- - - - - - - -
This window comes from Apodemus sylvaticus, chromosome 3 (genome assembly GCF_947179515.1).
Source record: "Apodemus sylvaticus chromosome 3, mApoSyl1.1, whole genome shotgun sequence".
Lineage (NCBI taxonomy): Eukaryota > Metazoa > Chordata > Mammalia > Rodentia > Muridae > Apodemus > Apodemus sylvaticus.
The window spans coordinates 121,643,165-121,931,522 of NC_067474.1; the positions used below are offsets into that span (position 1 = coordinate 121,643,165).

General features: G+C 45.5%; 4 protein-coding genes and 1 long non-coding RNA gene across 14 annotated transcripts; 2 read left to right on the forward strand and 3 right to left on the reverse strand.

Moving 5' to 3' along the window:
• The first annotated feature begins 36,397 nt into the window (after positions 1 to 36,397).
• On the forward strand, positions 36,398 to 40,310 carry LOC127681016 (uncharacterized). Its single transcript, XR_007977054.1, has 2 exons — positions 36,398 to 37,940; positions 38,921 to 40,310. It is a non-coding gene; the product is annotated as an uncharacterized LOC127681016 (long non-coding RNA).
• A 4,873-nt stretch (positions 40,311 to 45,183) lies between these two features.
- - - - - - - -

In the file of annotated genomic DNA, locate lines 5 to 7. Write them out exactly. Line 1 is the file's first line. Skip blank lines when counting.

General features: G+C 45.5%; 4 protein-coding genes and 1 long non-coding RNA gene across 14 annotated transcripts; 2 read left to right on the forward strand and 3 right to left on the reverse strand.

Moving 5' to 3' along the window:
• The first annotated feature begins 36,397 nt into the window (after positions 1 to 36,397).